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Why are young students stressed about the climate?

For people who don’t experience climate anxiety or tend to think about the environment, it can be confusing and distressing to see young folks so distraught. Many people believe that young students don’t have much at all to be worried about, except maybe for school and their social lives, and so they shouldn’t be experiencing anxiety.

However, the truth is that this stress can show up in young people for a number of reasons, and should not be discounted. The feeling of responsibility for global problems many generations in the making can be intense, especially as many of the worse consequences of climate change are getting more obvious and are only expected to increase.

1. This is the first time they are learning about the environmental crisis

For many young students, this could be the first time they’ve heard about global warming or at least the first time they are truly aware of what that means. The crisis feels very imminent and scary to them. Science does not lie to spare feelings, and indeed an understanding of the gravity of the situation may be necessary to fight it.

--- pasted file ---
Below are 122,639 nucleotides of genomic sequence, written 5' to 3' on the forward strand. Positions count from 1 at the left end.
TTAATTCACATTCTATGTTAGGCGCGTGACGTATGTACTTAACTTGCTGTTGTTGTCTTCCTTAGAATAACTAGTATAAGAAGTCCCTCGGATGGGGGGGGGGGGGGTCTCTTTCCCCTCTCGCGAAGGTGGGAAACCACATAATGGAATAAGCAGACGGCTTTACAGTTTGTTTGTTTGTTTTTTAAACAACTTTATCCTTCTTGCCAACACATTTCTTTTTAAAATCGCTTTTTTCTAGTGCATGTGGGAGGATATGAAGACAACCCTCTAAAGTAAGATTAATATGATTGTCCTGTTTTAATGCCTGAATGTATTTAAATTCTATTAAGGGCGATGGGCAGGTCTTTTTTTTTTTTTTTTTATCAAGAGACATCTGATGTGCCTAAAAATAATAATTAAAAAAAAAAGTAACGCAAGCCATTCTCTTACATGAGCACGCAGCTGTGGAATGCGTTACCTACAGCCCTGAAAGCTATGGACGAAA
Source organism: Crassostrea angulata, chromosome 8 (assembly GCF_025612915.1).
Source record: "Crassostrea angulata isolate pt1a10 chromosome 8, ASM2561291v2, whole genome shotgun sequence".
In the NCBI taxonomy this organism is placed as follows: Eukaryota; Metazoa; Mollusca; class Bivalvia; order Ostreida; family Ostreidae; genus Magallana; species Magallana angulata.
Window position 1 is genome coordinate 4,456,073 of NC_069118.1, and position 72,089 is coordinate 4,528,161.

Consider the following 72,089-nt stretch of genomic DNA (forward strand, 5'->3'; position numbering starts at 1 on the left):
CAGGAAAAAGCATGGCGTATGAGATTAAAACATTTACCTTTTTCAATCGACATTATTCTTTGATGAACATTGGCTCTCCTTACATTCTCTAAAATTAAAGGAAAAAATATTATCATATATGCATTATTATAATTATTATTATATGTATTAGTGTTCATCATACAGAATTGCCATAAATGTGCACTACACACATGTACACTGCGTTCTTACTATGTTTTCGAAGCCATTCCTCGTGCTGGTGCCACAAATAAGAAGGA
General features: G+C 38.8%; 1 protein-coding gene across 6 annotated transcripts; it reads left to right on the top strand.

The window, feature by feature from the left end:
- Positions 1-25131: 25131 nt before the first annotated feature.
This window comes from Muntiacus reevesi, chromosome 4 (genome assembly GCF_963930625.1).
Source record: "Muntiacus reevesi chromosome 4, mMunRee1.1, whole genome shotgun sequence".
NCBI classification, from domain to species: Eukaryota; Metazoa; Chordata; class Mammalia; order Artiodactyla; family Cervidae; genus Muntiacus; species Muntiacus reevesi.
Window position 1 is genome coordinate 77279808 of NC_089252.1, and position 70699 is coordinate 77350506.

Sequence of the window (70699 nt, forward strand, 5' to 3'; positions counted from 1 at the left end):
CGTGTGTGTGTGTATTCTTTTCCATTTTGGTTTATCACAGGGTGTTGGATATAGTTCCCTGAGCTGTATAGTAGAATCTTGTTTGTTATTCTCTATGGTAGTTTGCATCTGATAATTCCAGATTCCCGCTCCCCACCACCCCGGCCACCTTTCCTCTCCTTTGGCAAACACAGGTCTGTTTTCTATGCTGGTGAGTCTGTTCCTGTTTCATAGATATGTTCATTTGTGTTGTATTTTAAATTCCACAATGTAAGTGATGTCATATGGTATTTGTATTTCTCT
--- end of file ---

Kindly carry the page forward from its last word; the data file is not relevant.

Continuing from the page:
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2. Their brains are still in development

For any young person who is still developing, emotions may feel more intense. This does not mean that they are any less valid or that the stress is less founded in reality. This simply goes to show just how powerful the feelings of stress and anxiety can be for young students.

3. They perceive the impact on both their immediate and long-term futures

Many adults do not necessarily see the climate crisis as a large issue because the consequences seem as though they will only arise once their lives are over. This is not the case for young students who feel as though they will be personally impacted by the consequences.

What can we do about it?